Work with interactive mapping tools from across the Census Bureau.
Collection of audio features and sound bites.
The Census Bureau packages data and information into easy-to-understand visuals.
Browse Census Bureau images.
Read briefs and reports from Census Bureau experts.
Watch Census Bureau vignettes, testimonials, and video files.
Read research analyses from Census Bureau experts.
Developer portal to access services and documentation for the Census Bureau's APIs.
Explore Census Bureau data on your mobile device with interactive tools.
Find a multitude of DVDs, CDs and publications in print by topic.
These external sites provide more data.
Download extraction tools to help you get the in-depth data you need.
Explore Census data with interactive visualizations covering a broad range of topics.
How we provide the best mix of timeliness, relevancy, quality, and cost for the data we collect.
Learn about other opportunities to collaborate with us.
Explore the rich historical background of an organization with roots almost as old as the nation.
Explore prospective positions available at the Census Bureau.
Explore Census programs targeted for particular needs.
Discover the latest in Census Bureau data releases, reports, and events.
The Census Bureau's Director writes on how we measure America's people, places and economy.
Find interesting and quirky statistics regarding national celebrations and major events.
Listen to audio files on fun facts, historical figures, and celebrations of the month.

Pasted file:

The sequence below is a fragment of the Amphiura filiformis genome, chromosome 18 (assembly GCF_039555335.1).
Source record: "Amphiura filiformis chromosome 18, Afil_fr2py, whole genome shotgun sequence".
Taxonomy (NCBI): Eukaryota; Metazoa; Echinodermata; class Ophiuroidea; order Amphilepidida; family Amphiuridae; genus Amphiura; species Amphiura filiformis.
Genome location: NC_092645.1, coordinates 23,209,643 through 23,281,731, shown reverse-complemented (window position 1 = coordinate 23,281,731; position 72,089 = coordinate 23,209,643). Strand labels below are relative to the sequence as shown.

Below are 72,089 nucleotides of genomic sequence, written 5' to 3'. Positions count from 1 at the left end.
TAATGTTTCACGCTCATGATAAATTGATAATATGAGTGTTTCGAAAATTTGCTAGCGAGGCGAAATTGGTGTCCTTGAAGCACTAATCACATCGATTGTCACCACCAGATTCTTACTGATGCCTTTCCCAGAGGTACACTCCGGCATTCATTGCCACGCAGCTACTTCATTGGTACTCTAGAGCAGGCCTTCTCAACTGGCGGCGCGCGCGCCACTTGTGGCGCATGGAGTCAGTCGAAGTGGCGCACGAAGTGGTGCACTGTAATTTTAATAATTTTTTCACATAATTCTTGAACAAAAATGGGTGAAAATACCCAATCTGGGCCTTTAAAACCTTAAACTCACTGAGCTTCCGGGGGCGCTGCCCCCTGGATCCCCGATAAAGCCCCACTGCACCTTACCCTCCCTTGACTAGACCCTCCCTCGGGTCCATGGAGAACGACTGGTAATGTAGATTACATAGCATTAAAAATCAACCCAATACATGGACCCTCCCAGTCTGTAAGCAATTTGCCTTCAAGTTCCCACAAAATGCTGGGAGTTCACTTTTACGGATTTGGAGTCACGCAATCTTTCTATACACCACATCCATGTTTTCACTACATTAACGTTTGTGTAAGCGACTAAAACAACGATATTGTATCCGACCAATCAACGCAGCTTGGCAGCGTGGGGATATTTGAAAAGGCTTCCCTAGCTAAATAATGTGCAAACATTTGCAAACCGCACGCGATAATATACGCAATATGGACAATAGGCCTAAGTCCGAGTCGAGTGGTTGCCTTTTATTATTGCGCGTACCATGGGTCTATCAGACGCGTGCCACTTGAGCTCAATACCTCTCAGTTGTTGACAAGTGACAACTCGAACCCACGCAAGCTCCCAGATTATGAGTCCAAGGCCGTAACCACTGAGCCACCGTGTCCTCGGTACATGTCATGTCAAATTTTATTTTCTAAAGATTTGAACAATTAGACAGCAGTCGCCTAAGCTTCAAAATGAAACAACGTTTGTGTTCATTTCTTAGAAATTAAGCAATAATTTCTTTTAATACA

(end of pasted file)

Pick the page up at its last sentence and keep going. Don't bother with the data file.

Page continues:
Find media toolkits, advisories, and all the latest Census news.
See what's coming up in releases and reports.
In 1997, the real 1 median income of U.S. households returned to the peak reached in 1989, the year before the most recent recessionary period (lasting from July 1990 to March 1991). U.S. households began their recovery in median household income in 1995 and since then have experienced significant annual increases in their income.
Subgroups that achieved 2 or surpassed their 1989 income levels in 1997 included White households, households maintained by a person 25 to 34 years old, households maintained by a person 65 years old and over, households outside of metropolitan areas, households in the West, family households, and nonfamily households maintained by a woman. Subgroups that had already achieved their 1989 income level within the past 2 years and continue to sustain or exceed that level include Black households, households in the Midwest and South, households maintained by a person 55 to 64 years old, married-couple households, and family households maintained by women with no husband present. These data are from the March supplement to the Current Population Survey (CPS).
The CPS supplement conducted in March of each year is one of the best known and most widely used of all continuing federal household surveys. For 50 years, analysts, researchers, and policymakers have used the CPS to examine annual changes in income and earnings and to compare those changes with historical trends. Daily news (whether television, radio, or newspaper) frequently details statistics on Americans' jobs, income, poverty status, health insurance coverage, marital status, migration, and so forth based on these data.
(The figures in parentheses denote 90-percent confidence intervals.)